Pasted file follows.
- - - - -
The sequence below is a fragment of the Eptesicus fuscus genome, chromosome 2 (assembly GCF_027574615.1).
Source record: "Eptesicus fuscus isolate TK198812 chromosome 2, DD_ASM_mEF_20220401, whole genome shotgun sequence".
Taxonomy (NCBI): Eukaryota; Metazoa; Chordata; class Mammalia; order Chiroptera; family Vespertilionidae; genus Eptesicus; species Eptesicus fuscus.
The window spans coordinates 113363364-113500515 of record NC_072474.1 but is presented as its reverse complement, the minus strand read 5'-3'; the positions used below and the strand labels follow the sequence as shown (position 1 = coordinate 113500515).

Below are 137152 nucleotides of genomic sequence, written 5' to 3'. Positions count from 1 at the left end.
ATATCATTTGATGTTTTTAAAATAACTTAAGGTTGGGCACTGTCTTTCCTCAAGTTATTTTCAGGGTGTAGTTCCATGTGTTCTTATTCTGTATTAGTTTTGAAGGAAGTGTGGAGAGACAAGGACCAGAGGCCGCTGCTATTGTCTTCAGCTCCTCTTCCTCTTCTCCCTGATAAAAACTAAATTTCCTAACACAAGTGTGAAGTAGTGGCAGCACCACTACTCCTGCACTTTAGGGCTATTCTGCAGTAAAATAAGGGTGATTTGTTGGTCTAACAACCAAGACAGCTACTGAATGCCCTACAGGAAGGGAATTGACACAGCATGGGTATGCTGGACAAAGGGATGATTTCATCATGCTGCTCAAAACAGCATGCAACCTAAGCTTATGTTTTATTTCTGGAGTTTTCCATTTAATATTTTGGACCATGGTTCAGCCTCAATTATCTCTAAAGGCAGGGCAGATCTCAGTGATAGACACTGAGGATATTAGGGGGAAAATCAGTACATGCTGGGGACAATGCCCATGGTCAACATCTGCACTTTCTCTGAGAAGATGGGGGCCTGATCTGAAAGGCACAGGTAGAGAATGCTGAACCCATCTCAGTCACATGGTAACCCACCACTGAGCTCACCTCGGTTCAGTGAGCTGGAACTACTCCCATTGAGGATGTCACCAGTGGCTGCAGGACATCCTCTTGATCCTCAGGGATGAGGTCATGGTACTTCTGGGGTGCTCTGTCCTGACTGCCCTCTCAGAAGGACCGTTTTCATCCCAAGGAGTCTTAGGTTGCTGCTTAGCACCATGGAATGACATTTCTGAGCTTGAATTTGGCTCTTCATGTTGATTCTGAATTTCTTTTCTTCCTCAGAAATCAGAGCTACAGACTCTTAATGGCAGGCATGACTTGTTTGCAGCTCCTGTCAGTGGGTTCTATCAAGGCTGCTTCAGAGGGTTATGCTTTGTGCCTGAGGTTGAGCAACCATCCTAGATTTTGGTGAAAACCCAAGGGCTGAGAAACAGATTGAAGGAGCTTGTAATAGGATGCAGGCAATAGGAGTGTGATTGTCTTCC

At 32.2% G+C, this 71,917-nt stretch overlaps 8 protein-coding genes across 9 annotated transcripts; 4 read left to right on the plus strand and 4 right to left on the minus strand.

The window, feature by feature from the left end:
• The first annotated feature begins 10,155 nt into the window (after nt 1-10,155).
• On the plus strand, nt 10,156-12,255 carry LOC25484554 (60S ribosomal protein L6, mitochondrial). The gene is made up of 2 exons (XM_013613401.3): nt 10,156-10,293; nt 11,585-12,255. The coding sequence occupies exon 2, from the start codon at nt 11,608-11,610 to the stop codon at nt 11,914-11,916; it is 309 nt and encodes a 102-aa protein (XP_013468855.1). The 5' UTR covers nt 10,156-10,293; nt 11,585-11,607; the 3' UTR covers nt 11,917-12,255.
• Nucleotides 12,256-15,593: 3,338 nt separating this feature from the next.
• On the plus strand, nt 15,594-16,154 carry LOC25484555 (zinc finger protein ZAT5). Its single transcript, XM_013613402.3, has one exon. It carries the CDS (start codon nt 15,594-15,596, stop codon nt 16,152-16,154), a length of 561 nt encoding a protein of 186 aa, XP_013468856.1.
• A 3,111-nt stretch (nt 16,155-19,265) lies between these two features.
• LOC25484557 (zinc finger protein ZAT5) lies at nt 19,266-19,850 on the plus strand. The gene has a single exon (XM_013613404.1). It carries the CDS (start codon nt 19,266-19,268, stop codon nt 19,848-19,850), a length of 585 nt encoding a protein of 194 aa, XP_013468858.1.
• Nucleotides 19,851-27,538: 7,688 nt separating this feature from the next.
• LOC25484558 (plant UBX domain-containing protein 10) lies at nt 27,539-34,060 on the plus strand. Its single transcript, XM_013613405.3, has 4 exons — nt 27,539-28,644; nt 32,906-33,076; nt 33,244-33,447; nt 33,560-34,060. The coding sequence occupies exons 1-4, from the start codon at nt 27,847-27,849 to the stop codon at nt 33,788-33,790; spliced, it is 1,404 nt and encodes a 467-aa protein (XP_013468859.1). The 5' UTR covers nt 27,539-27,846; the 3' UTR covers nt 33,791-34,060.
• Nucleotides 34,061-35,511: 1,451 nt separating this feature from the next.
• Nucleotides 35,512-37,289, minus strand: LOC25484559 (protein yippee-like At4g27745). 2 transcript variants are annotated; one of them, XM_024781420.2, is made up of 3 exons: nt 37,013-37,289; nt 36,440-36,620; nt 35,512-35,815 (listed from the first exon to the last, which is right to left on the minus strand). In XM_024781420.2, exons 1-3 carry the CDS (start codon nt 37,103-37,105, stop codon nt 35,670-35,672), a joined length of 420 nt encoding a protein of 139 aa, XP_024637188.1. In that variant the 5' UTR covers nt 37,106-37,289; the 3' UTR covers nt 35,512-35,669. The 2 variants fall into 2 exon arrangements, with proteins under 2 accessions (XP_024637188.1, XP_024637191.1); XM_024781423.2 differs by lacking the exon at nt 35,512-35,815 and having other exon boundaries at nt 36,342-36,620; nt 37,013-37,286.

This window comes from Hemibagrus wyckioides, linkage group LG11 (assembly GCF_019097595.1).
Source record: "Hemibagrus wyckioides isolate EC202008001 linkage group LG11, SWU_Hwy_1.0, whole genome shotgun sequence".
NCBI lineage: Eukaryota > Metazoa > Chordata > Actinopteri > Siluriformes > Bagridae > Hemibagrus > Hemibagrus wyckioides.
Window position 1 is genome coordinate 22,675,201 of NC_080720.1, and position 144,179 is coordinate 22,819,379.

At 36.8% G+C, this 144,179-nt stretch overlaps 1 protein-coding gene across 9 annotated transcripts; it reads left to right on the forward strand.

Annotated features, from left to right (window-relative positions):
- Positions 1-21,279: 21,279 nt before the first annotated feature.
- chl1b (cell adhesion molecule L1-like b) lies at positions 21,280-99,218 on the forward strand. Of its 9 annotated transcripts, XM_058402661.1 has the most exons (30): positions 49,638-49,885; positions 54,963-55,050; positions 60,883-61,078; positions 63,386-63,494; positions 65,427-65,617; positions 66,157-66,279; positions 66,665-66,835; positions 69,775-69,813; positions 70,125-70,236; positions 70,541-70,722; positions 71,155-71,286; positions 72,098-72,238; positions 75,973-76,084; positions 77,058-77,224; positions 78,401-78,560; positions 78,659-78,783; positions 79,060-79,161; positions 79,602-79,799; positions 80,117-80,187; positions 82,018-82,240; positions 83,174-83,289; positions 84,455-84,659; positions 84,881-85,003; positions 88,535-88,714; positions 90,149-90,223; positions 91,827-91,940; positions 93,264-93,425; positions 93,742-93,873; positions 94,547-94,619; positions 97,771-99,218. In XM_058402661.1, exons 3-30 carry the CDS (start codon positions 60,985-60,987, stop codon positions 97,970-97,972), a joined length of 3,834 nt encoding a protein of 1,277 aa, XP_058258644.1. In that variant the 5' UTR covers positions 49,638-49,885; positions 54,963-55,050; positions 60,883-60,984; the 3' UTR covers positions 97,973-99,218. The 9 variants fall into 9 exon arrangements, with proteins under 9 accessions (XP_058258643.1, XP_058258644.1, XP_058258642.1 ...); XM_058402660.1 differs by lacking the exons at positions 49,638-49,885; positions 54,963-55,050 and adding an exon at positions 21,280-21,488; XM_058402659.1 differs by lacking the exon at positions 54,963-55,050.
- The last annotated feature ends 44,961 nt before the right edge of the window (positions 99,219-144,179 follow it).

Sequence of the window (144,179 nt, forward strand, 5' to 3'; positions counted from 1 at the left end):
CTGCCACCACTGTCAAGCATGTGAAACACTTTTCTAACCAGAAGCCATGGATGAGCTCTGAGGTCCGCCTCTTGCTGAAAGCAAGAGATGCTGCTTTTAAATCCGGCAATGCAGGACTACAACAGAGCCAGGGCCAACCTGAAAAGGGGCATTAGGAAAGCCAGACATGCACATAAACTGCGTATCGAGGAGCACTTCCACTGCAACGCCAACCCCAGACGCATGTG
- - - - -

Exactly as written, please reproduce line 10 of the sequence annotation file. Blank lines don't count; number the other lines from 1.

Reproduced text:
• On the plus strand, nt 10,156-12,255 carry LOC25484554 (60S ribosomal protein L6, mitochondrial). The gene is made up of 2 exons (XM_013613401.3): nt 10,156-10,293; nt 11,585-12,255. The coding sequence occupies exon 2, from the start codon at nt 11,608-11,610 to the stop codon at nt 11,914-11,916; it is 309 nt and encodes a 102-aa protein (XP_013468855.1). The 5' UTR covers nt 10,156-10,293; nt 11,585-11,607; the 3' UTR covers nt 11,917-12,255.